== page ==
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Most Drivers Wouldn’t Pay Half the Price of an iPhone for Life-Saving Car Tech

It goes without saying that new technologies don’t come cheap, and this typically happens for a good reason, as manufacturers need to cover expenses with stuff like R&D, marketing, and component manufacturing.
Innovative car tech obviously doesn't come cheap 5 photos
2020 Global Automotive Consumer Study2020 Global Automotive Consumer Study2020 Global Automotive Consumer Study2020 Global Automotive Consumer Study
But according to a study conducted by Deloitte and involving 35,000 participants in 20 countries, despite many people actually enjoying new car tech, few are willing to pay for it.

For example, no less than 71% of the respondents said they wouldn’t pay more than $500 on new-generation safety features, with this percentage increasing to no less than 79% when connectivity tech is involved. And it’s getting even worse when it comes to infotainment, as 84% of the Germans aren’t willing to spend half the price of an iPhone for such features in their cars.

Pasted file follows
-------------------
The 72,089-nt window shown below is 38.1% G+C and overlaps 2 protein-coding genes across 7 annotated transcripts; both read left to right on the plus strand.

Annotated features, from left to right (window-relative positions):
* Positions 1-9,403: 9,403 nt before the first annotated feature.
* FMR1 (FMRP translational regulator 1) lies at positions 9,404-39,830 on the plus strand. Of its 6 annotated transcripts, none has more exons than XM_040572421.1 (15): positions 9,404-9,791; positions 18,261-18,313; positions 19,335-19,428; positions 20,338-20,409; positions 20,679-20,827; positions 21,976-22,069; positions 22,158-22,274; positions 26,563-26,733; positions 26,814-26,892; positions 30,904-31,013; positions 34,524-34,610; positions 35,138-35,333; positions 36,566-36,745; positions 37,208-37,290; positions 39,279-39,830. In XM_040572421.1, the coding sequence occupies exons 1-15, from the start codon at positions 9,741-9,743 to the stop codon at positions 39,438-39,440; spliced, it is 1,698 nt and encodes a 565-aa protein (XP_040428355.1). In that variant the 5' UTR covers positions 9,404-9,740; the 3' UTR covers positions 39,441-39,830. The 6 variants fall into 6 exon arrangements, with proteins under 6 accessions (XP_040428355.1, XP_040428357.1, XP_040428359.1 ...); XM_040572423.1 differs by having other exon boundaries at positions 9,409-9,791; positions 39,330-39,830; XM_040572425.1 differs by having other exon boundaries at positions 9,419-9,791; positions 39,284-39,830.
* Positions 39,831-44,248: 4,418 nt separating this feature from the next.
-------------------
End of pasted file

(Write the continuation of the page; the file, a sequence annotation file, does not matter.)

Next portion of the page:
60% of the Americans said they only purchase new safety features if they cost less than $500. 79% of them are unwilling to pay that much for infotainment, the study shows.

The Deloitte study also analyzed the consumer perception over connected vehicles, with participants asked whether they find this concept beneficial or not.

Surprisingly, 80% of the respondents based in India said yes, while 64% of the Germans aren’t necessarily interested in vehicle connectivity.

The increased adoption of innovative technology in the automotive industry is also worrying for some, especially as some of the new systems collect data that could easily be abused for privacy violation.

69% of the Indians said they are concerned about biometric data being captured by cars and shared with external parties, while 41% of the Americans said they’re not worried at all. Only 40% of the Chinese respondents believe biometric data collection could be an issue.

Drivers seem to trust OEMs more than their governments when it comes to managing the collected data. 28% of the Germans say they’d rather have their data handled by the OEM rather than the government (8%), with a similar ratio in the United States as well (26% vs. 5%).

 
 
 
 
 

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